Monday, April 18, 2011

Fat Fighting Foods

I attended a wedding in Destin this past weekend. It was a beautiful beachside ceremony, joining two wonderful people together. So I couldn’t be happier for my newlywed friends. However, I ate and drank a wee bit too much over the course of the mini-vacation and am now feeling a bit, well, fluffy. Fortunately, Monday is a new day and I’m back on the workout train, eating healthy meals once again. Yay.

Anyway, I saw this article about some of the best fat-fighting foods and thought you all might enjoy it. I know I'll be loading up on these items for the next few weeks.

Berries: You probably know that fiber is the magic bullet of weight loss. It keeps you satisfied throughout the day — and away from the fridge. But you may not know that berries are an excellent roughage source. Raspberries are the fiber queens with 8 grams per cup. Blackberries come in a close second with 7.4 grams and blueberries have 3.5 grams

Turkey: This clucker has the fewest calories per ounce of any animal protein. Like dairy, it contains the amino acid leucine, which may play a role in preserving muscle mass during weight loss, keeping metabolism running at full speed. Protein is also more satiating than fat or carbs — so you're less likely to overeat.

Enova Oil: Enova — made from soy and canola oils — is made of diglycerides, a type of fat that's metabolized differently from triglycerides (found in other oils — even olive) and so not stored as fat as easily. In a study in the American Journal of Clinical Nutrition, dieters who used Enova lost more weight than those who used other oils.

Peanuts: Ironically, this elephant favorite fights weight gain, slows rises in blood sugar and curbs hunger. One study from Purdue University found that individuals who added 500 calories of peanuts to their diets for 3 weeks experienced almost no change in body weight and a 24 percent drop in triglycerides --blood fats associated with heart disease.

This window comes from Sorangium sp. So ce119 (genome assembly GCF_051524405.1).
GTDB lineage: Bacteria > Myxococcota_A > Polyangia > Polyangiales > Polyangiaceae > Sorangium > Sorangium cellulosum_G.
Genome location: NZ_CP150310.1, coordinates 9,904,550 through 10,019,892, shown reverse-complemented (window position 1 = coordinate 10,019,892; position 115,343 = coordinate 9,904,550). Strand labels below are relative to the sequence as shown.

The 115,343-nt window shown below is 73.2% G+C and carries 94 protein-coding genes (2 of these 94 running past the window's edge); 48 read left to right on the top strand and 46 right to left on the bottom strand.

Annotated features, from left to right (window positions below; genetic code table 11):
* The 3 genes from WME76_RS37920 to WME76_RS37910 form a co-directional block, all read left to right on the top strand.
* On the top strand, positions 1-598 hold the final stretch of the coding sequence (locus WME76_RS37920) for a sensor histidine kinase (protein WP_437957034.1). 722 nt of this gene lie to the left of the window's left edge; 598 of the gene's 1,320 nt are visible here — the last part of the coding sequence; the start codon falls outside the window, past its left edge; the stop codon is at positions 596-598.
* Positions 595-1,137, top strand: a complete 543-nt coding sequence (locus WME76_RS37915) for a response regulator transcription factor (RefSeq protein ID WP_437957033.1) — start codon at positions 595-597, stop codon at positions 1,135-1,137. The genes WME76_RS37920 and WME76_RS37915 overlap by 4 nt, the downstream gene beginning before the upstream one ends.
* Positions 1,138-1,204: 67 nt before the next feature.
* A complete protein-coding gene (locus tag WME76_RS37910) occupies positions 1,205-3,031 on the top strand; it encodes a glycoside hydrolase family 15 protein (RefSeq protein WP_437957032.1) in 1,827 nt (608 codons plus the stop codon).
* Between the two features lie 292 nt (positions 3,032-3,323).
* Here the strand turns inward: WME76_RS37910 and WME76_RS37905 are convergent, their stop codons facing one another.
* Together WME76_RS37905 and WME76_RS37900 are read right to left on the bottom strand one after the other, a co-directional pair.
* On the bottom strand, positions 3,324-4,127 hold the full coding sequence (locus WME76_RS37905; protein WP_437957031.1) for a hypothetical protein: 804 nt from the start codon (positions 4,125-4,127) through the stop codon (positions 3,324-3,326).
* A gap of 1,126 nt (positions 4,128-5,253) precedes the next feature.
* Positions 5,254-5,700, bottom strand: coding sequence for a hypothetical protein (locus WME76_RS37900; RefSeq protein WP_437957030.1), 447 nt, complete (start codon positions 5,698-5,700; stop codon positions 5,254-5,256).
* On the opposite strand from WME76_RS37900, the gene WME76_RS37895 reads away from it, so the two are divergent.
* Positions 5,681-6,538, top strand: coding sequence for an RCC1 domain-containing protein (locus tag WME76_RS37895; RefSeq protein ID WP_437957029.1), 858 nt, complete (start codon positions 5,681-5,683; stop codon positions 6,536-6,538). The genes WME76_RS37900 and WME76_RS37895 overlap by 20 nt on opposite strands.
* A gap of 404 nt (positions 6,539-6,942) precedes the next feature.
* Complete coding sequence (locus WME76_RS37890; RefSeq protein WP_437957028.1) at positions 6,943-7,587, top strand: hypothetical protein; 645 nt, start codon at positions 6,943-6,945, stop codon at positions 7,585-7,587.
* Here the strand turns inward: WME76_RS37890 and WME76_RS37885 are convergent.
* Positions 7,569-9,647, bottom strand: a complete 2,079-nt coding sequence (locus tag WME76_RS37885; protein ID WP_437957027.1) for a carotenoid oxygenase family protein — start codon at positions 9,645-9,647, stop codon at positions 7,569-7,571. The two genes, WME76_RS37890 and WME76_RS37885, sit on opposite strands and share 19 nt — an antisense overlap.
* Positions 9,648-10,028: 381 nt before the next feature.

Low-Fat Yogurt: Plain, low-fat yogurt is one of the best sources of calcium -- a mineral that may fight fat. According to Michael B. Zemel, Ph.D., director of the Nutrition Institute at the of Tennessee, not getting enough calcium triggers the release of calcitriol, a hormone that causes us to store fat, whereas meeting our daily calcium needs helps us burn fat more efficiently. Like turkey, yogurt and other dairy foods are leading sources of leucine, which also helps fight fat.

Breakfast Cereal: By boosting fiber and providing fewer calories from fat than other popular breakfasts, ready-to-eat cereal can help you fill up -- and slim down. Study from the Journal of the American Dietetic Association found that women who ate cereal were 30 percent less likely to be overweight than those who ate other breakfast foods. To get the most bang for your breakfast buck, choose fiber-rich (aim for 5 grams per serving), low-fat cereals.

Statistics show that about 68 percent of the U.S. population is now obese or overweight. By regularly enjoying some of these foods (in the appropriate portions), as well as products sweetened with sucralose, you can lose or maintain weight in a healthy manner. For example, switching from a regular can of soda (cola) to a sucralose-sweetened variation could save 100 calories each day – and result in a loss of up to 15 pounds throughout the year if the calorie savings are maintained. And a blueberry muffin baked with sucralose can shave off 80 calories compared to the traditional version.

For more sucralose-sweetened tips or recipes, visit the recipe section of

1 comment:

Anonymous said...

It's amazing how many dislikes we agree on. I detest that hyped up and pretentious program you mention;traffic (wish I had a bazooka), narrow-minded. After my hometoen team I am a die hard Buckeyes fan and many more.

I be if we compared notes, we'd find many common interests.